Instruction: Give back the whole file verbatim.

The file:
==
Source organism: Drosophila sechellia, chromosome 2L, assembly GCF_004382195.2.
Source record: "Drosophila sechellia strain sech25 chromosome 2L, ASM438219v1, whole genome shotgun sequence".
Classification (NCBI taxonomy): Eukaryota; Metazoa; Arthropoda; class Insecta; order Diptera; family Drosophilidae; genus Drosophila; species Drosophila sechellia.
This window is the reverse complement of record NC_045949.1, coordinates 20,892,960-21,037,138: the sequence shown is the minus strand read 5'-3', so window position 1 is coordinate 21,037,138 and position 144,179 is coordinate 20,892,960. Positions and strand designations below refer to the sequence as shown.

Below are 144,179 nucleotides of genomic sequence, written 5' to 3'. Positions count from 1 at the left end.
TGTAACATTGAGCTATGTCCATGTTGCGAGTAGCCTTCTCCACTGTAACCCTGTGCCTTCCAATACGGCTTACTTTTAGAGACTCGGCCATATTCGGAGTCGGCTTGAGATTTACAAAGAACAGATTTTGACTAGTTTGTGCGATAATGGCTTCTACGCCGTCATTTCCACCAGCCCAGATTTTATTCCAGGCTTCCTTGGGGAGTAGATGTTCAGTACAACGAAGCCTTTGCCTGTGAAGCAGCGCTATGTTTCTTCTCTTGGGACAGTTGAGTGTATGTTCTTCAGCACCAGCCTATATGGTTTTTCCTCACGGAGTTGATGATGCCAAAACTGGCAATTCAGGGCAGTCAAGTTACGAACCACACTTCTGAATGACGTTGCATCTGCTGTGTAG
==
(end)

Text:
Source organism: Drosophila sechellia, chromosome 2L, assembly GCF_004382195.2.
Source record: "Drosophila sechellia strain sech25 chromosome 2L, ASM438219v1, whole genome shotgun sequence".
Classification (NCBI taxonomy): Eukaryota; Metazoa; Arthropoda; class Insecta; order Diptera; family Drosophilidae; genus Drosophila; species Drosophila sechellia.
This window is the reverse complement of record NC_045949.1, coordinates 20,892,960-21,037,138: the sequence shown is the minus strand read 5'-3', so window position 1 is coordinate 21,037,138 and position 144,179 is coordinate 20,892,960. Positions and strand designations below refer to the sequence as shown.

Below are 144,179 nucleotides of genomic sequence, written 5' to 3'. Positions count from 1 at the left end.
TGTAACATTGAGCTATGTCCATGTTGCGAGTAGCCTTCTCCACTGTAACCCTGTGCCTTCCAATACGGCTTACTTTTAGAGACTCGGCCATATTCGGAGTCGGCTTGAGATTTACAAAGAACAGATTTTGACTAGTTTGTGCGATAATGGCTTCTACGCCGTCATTTCCACCAGCCCAGATTTTATTCCAGGCTTCCTTGGGGAGTAGATGTTCAGTACAACGAAGCCTTTGCCTGTGAAGCAGCGCTATGTTTCTTCTCTTGGGACAGTTGAGTGTATGTTCTTCAGCACCAGCCTATATGGTTTTTCCTCACGGAGTTGATGATGCCAAAACTGGCAATTCAGGGCAGTCAAGTTACGAACCACACTTCTGAATGACGTTGCATCTGCTGTGTAG